THE UPWARD CALL
Brethren, I do not regard myself as having laid hold of it yet;
but one thing I do: forgetting what lies behind and reaching forward to what lies ahead,
I press on toward the goal for the prize of the upward call of God
IN CHRIST JESUS.
(Philippians 3:13-14 NASB)
by – Stuart H. Pouliot
March 20, 2017
There is one question found in scripture that could be called one of the most profound questions anyone born of
Adam's race could ask. Actually, it is not so much the question as it is the answer to the question that is so profound.
About 2,000 years ago, on one occasion, seven men wouldn't venture to ask the question, and on another occasion,
one man had no choice but to ask the question. So, what is the question? It is: Who are You, Lord?
The first time this question came up was after Jesus had been resurrected but had not ascended back to His Father
in glory for the last time. According to the record, seven of Jesus' disciples, led by Peter and John, went fishing.
What else were they to do? Their Master was gone, so they returned to their trade. As recorded in John 21, Jesus
appeared to the fishermen as they tried, but failed, to catch anything until Jesus showed up on the shore and told
them where to cast their nets. As the story goes, they caught 153 fish, all the while not knowing it was the Master.
It took the discerning heart of the disciple whom Jesus loved, John, to know it was the Lord. However, it seems that
Jesus was not entirely recognizable by His appearance. In other words, they could not look at Him and know it was
Him. Interestingly, John wrote that none of the disciples ventured to question Him, "Who are You?" knowing that
it was the Lord (John 21.12). The word ventured means they did not dare to ask Him the question.
The second time this question was asked, it came from Saul, a zealous Pharisee who was bent on persecuting and
destroying the Way. One day, he headed toward Damascus seeking out followers of Jesus when he, blinded,
suddenly met the glorified and exalted Christ. The story is well-known, but here is the heart of it:
As he was traveling, it happened that he was approaching Damascus, and suddenly a light from heaven flashed
around him; and he fell to the ground and heard a voice saying to him, "Saul, Saul, why are you persecuting Me?"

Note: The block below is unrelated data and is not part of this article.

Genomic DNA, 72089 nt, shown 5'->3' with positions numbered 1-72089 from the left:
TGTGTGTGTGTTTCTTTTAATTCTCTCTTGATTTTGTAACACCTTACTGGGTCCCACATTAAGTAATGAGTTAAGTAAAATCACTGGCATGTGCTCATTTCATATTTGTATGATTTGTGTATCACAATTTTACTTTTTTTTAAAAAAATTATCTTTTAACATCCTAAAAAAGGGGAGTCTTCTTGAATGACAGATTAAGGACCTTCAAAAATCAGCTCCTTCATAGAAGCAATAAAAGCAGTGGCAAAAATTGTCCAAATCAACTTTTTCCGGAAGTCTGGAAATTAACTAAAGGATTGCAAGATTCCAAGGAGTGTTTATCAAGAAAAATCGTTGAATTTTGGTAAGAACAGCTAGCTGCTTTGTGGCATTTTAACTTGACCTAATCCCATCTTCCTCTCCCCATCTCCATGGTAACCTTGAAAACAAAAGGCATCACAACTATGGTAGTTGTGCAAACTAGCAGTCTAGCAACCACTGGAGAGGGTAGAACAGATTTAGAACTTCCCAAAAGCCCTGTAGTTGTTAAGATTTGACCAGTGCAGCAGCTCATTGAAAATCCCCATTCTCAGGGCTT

And he said, " Who are You, Lord? " And He said, " I am Jesus whom you are persecuting, but get up and enter the
city, and it will be told you what you must do." (Acts 9.3-6 NASB)
As he was blinded by this encounter, unlike the seven disciples, Saul was compelled to ask the question, and the
profound answer came immediately: "I am Jesus!" On the road to Damascus, Saul (the old creation man) who
became Paul (the new creation man) had his whole religious world turned upside down. The very One he was
persecuting was the very One he thought he was serving in persecuting the Way. His whole life was upended in the
blinding of the eye, and he was never the same the rest of his life as he came to see his old life and his own
righteousness as rubbish. He considered himself the least of the apostles, as one untimely born (a miscarriage, or
aborted one). And yet, by the grace of God, Paul was given the highest and greatest revelation to answer the
question: Who are You, Lord? By his own testimony, Paul wrote that he was given revelation to complete the word
of God, the mystery which has been hidden from the ages and generations (Colossians 1.25-26). The revelation
given to Paul had not been revealed to any of the ancient prophets; consequently, Paul called it a mystery or secret
hidden but now revealed. There are many aspects to this mystery involving the nations and the Jews that throw off
the shackles of a religious system that kept the nations subservient to the ancient nation of Israel. This mystery
broke down all the dividing lines of mankind; all the barriers that kept mankind from discovering God and coming
into His presence relationally. As great as this part of the mystery is, to me, this is not the greatest part. These things
come under the heading of what Jesus did, but what is greatest is who He is. Who are You, Lord? The answer to this
question is the highest revelation given to Paul; nothing exceeds it. So, what is it? The answer is discovered in Paul's
letter to the Colossians, in particular chapter 1, verses 13-20. In these verses, we discover who Jesus truly is.
He is the Son of God's love. First and foremost, Jesus is the Son of God the Father. The very essence of God is love,